Quebec painter Kitty Bruno, who kept Gaspe, the sea and birds at heart for his work, died Thursday at the age of 91, gallery owner Eric Devlin said.
Kitty Bruno was born in 1929 in Montreal. After attending the Montreal School of Fine Arts in the 1940s, she spent eight years in Paris, where she was spotted by Cobra Group artists. On his return home, his work caught the attention of settled critics, including Rodolf de Repentigni Tap In 1959 his “perfect style, full of graphic elements”.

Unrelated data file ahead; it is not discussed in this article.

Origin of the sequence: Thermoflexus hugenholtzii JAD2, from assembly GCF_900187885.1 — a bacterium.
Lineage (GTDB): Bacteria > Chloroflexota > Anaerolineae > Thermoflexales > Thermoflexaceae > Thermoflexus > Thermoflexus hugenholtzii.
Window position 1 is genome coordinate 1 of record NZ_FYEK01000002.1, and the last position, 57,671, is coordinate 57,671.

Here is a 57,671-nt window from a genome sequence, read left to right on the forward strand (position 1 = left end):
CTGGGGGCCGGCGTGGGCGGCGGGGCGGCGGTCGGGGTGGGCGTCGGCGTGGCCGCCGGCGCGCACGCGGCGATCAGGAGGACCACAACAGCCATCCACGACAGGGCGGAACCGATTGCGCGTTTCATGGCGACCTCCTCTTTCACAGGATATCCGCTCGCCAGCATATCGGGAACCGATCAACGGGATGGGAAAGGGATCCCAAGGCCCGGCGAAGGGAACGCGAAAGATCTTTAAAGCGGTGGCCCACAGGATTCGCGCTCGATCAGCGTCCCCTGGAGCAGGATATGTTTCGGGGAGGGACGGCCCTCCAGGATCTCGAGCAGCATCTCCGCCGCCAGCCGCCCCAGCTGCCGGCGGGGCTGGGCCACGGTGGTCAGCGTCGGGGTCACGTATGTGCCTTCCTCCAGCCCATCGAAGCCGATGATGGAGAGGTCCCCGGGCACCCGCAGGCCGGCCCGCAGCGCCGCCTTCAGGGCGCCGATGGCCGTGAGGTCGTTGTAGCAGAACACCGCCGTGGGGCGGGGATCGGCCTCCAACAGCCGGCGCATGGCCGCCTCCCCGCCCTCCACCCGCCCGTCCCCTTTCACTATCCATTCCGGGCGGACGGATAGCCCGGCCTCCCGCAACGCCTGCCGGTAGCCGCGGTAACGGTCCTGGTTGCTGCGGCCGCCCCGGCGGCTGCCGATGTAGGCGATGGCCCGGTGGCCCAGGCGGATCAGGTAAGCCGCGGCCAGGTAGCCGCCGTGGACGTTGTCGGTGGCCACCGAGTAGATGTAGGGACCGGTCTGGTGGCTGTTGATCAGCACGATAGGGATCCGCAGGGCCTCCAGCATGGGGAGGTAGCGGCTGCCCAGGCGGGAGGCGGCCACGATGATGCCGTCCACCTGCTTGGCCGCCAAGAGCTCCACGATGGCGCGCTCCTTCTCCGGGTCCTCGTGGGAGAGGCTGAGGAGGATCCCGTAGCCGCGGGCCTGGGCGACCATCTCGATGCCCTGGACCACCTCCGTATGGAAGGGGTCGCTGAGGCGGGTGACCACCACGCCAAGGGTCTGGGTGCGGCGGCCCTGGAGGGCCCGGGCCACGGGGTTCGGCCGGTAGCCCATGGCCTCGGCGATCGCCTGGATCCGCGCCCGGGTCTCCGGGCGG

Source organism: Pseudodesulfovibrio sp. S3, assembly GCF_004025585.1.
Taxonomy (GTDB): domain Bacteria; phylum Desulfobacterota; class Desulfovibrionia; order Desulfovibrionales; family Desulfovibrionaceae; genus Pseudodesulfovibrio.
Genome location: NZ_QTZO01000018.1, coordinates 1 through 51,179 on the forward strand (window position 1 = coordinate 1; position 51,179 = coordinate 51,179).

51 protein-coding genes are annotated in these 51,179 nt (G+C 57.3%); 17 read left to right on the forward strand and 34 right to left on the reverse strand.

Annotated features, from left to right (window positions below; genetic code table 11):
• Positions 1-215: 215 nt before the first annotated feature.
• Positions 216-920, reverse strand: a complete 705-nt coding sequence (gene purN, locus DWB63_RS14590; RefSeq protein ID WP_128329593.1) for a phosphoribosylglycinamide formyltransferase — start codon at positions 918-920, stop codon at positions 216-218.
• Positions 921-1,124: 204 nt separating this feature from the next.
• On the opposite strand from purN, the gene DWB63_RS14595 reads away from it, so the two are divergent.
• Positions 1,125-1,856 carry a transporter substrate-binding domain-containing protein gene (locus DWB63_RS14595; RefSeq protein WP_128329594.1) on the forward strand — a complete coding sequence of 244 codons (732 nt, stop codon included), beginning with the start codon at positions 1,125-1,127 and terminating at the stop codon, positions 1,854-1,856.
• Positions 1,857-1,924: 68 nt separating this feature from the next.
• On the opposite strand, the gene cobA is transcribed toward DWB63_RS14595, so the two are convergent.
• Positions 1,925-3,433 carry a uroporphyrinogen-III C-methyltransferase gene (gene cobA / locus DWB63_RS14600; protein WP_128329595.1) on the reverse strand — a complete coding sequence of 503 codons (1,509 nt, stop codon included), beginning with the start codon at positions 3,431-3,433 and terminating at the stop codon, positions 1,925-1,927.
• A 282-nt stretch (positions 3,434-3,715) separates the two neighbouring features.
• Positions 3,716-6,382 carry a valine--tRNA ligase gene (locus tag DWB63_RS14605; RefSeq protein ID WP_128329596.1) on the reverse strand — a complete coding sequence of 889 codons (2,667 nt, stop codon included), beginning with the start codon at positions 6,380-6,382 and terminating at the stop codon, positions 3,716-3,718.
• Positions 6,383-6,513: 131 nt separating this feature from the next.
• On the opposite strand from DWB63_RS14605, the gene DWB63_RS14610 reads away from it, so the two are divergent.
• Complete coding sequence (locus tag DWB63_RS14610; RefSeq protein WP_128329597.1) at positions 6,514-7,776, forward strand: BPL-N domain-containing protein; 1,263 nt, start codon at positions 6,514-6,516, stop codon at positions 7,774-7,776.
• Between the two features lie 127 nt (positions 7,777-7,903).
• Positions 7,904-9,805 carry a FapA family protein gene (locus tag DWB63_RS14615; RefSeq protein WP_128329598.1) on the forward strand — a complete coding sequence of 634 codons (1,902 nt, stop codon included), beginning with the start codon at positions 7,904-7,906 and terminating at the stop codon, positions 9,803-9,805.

The painter settled in Gaspace in 1961 and was permanently inspired there. “Colorful, cheerful, sometimes bizarre painting, but deceptive and innocent and full of poetry becomes his trademark,” Eric Devlin wrote in a text message to the media announcing the news of his death.
In the 1960s, Mr Devlin adds that his work was “a crude expression of freedom, completely contrary to the modernist formalism that ruled the art world at the time.”
Kitty Bruno has also lived and worked in Guatemala, Peru, Mexico, Europe and Asia. In the 1980s, she painted with Stony First Nation artists in Alberta. However, each summer, she returned to Gaspe, where she continued her work until recently. In 2019, the Le Chafod Museum in Perco also underlined the 90sE Anniversary of the artist with a rethinking of his works.